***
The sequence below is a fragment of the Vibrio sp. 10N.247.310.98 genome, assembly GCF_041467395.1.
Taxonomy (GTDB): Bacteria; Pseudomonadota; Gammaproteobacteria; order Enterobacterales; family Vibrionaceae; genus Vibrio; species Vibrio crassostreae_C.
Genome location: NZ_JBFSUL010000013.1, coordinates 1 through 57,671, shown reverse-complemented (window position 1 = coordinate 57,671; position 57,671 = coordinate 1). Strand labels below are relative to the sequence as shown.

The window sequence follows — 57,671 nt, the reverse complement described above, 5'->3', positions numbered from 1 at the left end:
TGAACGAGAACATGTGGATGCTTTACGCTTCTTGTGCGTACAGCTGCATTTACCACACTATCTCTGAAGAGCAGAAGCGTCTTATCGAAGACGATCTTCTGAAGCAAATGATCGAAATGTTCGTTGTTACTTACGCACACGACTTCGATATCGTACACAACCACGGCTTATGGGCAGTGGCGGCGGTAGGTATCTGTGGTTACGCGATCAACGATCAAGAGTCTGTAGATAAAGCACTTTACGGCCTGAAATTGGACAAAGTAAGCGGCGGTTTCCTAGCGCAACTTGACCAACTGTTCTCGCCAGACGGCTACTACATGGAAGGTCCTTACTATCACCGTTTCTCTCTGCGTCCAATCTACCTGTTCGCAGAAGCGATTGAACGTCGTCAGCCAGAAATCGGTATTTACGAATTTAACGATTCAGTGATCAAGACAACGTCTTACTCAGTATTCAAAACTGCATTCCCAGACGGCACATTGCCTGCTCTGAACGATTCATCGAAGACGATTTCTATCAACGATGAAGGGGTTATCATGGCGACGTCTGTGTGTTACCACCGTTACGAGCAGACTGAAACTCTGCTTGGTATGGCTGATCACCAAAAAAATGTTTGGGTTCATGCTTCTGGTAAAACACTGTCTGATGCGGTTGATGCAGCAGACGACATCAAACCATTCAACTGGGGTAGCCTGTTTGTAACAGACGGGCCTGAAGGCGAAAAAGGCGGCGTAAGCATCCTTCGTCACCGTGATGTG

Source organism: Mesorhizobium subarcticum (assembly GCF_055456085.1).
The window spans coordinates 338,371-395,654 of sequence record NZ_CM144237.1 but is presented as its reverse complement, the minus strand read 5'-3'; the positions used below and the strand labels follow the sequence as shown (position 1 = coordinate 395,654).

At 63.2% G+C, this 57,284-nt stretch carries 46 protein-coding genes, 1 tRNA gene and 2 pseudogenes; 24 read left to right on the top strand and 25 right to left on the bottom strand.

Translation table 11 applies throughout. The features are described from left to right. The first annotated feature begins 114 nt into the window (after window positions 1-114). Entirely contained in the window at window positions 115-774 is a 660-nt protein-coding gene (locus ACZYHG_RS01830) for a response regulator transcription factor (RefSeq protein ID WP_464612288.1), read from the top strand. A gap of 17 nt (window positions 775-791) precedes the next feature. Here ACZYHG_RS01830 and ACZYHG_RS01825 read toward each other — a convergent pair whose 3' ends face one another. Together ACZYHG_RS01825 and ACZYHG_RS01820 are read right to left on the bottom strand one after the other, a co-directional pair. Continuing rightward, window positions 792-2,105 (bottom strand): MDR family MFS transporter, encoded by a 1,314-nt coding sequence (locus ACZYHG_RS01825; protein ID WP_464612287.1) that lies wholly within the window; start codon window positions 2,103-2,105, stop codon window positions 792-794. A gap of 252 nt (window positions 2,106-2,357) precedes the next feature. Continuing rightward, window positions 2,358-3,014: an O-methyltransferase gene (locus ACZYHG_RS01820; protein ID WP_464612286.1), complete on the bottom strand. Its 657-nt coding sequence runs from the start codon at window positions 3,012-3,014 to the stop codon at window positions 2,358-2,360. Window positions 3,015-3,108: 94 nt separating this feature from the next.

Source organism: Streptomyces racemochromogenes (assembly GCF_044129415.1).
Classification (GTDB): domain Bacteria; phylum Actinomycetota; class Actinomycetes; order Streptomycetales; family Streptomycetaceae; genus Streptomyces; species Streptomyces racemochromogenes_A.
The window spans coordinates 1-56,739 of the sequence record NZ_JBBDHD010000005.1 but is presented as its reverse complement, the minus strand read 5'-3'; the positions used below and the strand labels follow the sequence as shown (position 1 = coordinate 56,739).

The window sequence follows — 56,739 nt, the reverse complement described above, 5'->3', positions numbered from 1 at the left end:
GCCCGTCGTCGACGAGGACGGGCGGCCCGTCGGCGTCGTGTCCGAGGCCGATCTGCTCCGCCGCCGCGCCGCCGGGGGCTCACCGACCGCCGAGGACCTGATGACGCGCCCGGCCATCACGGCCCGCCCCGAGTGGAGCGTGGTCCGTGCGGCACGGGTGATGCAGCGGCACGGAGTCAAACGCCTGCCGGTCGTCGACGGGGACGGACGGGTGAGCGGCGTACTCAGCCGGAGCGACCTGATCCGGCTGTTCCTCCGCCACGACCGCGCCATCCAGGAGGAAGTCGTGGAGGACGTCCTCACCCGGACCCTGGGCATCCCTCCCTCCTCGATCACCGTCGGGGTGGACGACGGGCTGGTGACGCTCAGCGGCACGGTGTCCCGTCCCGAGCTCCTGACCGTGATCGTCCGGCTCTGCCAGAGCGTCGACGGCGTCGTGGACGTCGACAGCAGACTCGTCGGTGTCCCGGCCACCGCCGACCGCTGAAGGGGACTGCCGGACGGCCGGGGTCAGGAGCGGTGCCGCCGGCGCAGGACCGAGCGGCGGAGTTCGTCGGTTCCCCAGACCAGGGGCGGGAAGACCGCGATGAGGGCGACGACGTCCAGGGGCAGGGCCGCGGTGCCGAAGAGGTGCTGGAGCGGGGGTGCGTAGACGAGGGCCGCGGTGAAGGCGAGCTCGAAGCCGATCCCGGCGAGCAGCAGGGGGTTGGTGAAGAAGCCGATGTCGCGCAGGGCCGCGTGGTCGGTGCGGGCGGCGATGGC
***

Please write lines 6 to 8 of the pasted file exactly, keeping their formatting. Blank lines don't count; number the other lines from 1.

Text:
Source organism: Mesorhizobium subarcticum (assembly GCF_055456085.1).
The window spans coordinates 338,371-395,654 of sequence record NZ_CM144237.1 but is presented as its reverse complement, the minus strand read 5'-3'; the positions used below and the strand labels follow the sequence as shown (position 1 = coordinate 395,654).

At 63.2% G+C, this 57,284-nt stretch carries 46 protein-coding genes, 1 tRNA gene and 2 pseudogenes; 24 read left to right on the top strand and 25 right to left on the bottom strand.